Case BriefsHigh Courts

Karnataka High Court: A Single Judge Bench comprising of Sreenivas Harish Kumar, J. decided a criminal petition, wherein the Court released the accused on bail in light of lack of prima facie case against him.

The petitioner-accused was booked in a criminal case for offences punishable under Sections 4 and 6 of Prevention of Children from Sexual Offences (POCSO) Act along with Sections 363 and 376 IPC. The complaint was filed by the mother of the victim girl. The girl was traced and her statement was recorded under Section 164 CrPC. In her statement, the girl stated that she was in love with the accused. They wanted to marry each other. The accused came to her college and took her with him to his sister’s house.

On perusal of the statement of the girl, the Court was of the view that at the instant stage, prima facie materials were not forthcoming to make out a case for alleged offence under POCSO Act and IPC. The statement of the girl clearly showed that there was love between her and the accused. The investigation was complete and charge-sheet had been filed. The Court held that detention of the petitioner in custody was not necessary. Therefore, the petition was allowed and the accused was enlarged on bail subject to the conditions imposed. [Putappa v. State of Karnataka, Crl. Petition No. 9797 of 2017, dated 27.4.2018]

NewsTreaties/Conventions/International Agreements

The Union Cabinet has approved the renewal of Long Term Agreements (LTAs) for supply of iron ore (lumps and fines) of grade +64% Fe content to Japanese Steel Mills (JSMs) and POSCO, South Korea for another 5 years (i.e. 1.4.2018 up to 31.3.2023) through MMTC Limited.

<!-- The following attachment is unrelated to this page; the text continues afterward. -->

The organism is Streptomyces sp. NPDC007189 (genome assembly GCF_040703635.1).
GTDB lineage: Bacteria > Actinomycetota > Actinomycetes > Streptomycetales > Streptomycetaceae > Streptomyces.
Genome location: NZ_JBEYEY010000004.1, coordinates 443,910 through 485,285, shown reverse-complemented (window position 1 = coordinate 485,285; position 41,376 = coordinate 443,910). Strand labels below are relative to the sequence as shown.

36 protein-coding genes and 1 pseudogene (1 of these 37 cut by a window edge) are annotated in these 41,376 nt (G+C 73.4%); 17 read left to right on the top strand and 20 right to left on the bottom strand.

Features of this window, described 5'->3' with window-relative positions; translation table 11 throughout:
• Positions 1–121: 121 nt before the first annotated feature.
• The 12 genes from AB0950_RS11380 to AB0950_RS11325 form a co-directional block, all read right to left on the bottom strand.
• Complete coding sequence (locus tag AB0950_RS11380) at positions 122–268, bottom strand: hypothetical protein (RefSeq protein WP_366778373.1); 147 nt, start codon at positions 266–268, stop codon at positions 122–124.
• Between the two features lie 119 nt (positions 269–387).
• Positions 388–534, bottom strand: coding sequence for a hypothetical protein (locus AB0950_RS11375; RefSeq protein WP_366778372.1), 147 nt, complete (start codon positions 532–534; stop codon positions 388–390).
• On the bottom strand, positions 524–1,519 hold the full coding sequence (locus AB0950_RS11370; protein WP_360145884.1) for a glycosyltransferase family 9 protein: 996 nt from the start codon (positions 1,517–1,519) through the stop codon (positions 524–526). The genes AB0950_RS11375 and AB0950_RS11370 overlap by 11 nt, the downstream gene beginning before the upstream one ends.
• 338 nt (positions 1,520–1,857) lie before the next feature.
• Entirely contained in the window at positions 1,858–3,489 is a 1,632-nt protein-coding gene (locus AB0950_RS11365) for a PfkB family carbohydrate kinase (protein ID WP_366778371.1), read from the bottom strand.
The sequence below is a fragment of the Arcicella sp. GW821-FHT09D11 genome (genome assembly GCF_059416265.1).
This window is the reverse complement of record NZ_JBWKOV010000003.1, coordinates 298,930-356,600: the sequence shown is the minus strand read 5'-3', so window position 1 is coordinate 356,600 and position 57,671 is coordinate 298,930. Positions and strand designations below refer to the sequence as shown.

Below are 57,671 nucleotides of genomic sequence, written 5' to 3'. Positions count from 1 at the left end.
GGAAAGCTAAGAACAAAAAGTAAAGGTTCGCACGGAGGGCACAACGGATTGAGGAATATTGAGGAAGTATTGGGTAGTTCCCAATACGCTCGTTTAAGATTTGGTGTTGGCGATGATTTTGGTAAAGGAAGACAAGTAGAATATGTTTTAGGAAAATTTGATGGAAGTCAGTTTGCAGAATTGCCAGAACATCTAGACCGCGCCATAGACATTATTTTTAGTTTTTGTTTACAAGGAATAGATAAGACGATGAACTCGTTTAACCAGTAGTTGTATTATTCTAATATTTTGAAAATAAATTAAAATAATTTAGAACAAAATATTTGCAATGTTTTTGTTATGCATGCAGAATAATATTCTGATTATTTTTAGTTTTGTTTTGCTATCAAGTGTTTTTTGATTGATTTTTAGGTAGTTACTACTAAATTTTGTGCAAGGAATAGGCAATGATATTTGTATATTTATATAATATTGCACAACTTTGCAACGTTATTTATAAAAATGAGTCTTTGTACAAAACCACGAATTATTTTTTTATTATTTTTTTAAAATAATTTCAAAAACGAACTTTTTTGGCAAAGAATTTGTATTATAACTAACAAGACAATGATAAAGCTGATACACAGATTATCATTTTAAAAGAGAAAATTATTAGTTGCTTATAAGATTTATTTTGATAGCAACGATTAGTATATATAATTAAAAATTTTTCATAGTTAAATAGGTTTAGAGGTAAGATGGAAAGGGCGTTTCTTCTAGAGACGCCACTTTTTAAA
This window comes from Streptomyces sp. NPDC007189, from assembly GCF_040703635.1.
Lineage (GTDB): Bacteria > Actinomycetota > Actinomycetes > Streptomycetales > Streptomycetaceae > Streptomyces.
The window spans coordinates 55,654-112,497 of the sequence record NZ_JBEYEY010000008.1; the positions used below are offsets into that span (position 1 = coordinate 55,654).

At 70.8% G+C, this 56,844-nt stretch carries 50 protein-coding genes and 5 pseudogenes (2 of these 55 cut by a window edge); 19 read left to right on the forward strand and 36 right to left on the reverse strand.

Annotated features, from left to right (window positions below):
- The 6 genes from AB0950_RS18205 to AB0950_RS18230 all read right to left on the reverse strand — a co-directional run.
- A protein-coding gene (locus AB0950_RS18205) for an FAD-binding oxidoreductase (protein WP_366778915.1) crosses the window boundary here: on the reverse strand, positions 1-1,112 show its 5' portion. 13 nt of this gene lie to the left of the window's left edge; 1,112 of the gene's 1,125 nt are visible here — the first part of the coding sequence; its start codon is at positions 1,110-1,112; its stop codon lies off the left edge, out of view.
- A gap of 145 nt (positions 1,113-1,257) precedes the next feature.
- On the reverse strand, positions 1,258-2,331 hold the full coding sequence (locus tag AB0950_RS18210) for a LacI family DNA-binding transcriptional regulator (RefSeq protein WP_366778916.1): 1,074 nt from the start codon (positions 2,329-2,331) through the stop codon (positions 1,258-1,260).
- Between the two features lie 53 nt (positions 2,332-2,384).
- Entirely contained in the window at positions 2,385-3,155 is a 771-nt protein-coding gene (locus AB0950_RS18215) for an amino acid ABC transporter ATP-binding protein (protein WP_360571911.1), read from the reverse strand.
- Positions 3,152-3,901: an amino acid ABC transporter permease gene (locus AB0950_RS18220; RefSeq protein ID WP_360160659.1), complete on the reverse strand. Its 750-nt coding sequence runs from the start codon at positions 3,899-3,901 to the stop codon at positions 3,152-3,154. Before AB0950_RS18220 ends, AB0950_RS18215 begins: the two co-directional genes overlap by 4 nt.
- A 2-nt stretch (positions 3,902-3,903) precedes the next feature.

Benefits: Export of iron ore under the LTAs would help to strengthen India’s bilateral ties with longstanding partner countries, Japan and South Korea secure an export market and result in inflow of foreign exchange. The agreement will enable India to secure international market for its ores and ensure stable economic ecosystem which provides direct and indirect employment in mining, logistics and related sectors.

[Press Release no. 1530134]

Ministry of Commerce & Industry

Case BriefsHigh Courts

Sikkim High Court: While deciding the present appeal wherein the appellant convicted under the POCSO Act, prayed before the Court for his acquittal, the Bench of Meenakshi Madan Rai, J., dismissed the appeal and urged that the Police, the media and especially the POCSO Special Courts to devise methods to protect the identity of a child abuse victim.

Observing the obligation laid down by the POCSO Act, the Court laid emphasis on the sensitive approach of the parties concerned and to the best of their ability to take steps for prevention of such sexual exploitation of children.